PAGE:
A local authority is now under a duty, by way of section 42, to make enquiries (or cause to be made) if they reasonably suspect that an adult in its area has needs for care and support and is experiencing, or is at risk of experiencing abuse or neglect. The Guidance for local authorities in carrying out its section 42 enquiries is set out in paragraphs 14.63 – 14.6. The purpose of the enquiry therefore is to decide whether or not the local authority or another organisation, or person, should do something to help and protect the adult. If the local authority decides that another organisation should make the enquiry, for example a care provider, then the local authority should be clear about timescales, the need to know the outcomes of the enquiry and what action will follow if this is not done. In addition, a local authority should seek to establish facts; ascertain the adult’s views and wishes; assess the needs of the adult for protection, support and redress and how they might be met; protect them from the abuse and neglect, in accordance with the wishes of the adult; make decisions as to what follow-up action should be taken with regard to the person or organisation responsible for the abuse or neglect; and enable the adult to achieve resolution and recovery.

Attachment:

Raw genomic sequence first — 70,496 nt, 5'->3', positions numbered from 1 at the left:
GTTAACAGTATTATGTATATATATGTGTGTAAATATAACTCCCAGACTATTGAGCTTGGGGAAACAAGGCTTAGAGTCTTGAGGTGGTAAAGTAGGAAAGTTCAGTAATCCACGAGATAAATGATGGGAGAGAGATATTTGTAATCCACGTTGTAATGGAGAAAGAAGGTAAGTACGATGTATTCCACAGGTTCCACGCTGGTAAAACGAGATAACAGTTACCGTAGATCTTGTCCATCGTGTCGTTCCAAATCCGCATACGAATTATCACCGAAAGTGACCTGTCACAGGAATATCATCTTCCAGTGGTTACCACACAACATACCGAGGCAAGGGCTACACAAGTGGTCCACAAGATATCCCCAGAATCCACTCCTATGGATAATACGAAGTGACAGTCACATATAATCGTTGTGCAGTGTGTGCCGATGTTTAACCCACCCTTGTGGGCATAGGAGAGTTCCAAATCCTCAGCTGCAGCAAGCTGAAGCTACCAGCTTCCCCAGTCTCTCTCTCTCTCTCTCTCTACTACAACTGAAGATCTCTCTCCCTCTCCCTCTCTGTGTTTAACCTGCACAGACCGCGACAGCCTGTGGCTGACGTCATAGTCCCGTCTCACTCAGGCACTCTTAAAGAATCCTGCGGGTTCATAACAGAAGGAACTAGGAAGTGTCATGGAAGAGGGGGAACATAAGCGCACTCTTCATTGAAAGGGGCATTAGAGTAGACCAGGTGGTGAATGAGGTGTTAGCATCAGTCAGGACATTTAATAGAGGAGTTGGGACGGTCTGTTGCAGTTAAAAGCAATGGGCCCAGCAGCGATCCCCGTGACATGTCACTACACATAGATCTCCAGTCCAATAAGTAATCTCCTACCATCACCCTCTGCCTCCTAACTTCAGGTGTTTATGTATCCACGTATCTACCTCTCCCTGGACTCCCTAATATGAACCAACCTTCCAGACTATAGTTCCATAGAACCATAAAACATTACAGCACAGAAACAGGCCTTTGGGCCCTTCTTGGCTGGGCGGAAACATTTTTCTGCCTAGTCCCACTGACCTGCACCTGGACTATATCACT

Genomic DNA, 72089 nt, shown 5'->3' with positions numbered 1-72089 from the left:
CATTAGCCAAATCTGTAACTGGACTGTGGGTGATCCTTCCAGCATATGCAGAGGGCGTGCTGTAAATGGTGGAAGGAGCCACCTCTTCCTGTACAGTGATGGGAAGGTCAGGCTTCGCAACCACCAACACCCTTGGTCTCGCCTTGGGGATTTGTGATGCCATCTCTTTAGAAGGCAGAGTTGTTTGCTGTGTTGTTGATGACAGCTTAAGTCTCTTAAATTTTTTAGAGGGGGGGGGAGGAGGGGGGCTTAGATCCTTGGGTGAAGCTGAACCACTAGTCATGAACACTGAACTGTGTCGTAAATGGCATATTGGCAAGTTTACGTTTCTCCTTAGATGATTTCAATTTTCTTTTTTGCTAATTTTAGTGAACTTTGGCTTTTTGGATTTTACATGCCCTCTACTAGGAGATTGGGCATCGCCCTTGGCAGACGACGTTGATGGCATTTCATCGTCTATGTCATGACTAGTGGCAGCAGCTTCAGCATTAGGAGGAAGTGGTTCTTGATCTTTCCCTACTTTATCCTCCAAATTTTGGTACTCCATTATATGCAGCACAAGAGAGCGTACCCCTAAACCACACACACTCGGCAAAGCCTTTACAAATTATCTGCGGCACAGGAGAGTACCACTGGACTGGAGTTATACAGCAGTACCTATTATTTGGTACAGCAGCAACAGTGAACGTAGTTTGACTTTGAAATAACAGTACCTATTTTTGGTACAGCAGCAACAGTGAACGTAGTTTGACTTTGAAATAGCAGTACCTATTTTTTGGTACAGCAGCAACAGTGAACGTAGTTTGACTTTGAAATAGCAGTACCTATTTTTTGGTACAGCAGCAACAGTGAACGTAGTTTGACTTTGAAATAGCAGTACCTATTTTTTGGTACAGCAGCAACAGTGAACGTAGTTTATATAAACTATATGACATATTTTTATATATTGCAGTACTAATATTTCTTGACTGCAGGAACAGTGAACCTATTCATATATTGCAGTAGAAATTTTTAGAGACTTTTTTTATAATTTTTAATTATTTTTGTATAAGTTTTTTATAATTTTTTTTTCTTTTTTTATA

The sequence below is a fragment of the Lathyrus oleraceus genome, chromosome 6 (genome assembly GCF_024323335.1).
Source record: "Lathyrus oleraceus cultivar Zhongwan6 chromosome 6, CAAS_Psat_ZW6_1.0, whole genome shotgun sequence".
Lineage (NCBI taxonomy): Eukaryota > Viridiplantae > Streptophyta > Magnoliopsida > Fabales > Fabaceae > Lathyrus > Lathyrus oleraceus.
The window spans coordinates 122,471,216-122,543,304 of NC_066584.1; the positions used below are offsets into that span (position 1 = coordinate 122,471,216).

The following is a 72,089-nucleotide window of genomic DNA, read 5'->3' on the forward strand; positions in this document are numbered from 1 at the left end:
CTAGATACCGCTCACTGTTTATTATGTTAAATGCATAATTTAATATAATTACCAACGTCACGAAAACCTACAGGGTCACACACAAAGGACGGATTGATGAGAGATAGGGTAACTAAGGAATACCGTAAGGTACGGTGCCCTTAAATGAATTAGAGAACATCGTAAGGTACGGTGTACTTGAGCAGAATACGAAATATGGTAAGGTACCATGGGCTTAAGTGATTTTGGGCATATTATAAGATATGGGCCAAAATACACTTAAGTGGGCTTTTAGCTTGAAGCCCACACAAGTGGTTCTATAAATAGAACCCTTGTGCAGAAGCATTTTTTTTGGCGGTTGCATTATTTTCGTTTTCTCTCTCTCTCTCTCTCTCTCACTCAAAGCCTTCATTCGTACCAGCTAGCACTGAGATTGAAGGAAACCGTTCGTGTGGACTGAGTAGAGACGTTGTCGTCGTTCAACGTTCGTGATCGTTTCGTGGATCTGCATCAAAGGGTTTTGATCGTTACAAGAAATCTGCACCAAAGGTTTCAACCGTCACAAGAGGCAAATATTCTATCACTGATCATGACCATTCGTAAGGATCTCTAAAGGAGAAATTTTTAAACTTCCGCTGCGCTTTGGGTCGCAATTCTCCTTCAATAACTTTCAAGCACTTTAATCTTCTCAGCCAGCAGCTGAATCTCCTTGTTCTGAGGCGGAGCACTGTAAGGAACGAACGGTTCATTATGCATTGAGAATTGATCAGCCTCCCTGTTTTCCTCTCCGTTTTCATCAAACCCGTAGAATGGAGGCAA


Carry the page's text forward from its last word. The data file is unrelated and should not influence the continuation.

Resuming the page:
A statutory obligation has now been imposed on a local authority to set up a Safeguarding Adults Board ('SAB') for its area. The overarching objective of an SAB is to assure itself that local safeguarding arrangements and partners act to help and protect adults in its area who have needs for care and support and are experiencing, or is at risk of experiencing abuse or neglect. The Guidance reports that an SAB has three core duties. Firstly, it must publish a strategic plan for each financial year that sets how it will meet its main objective and what the members will do to achieve this. Secondly, it must publish an annual report which details, amongst other things, what the SAB has done during the year to achieve its main objective and implement its strategic plan. Finally, it must conduct a Safeguarding Adults Review in situations which arise by way of circumstances detailed in section 44 of the Care Act.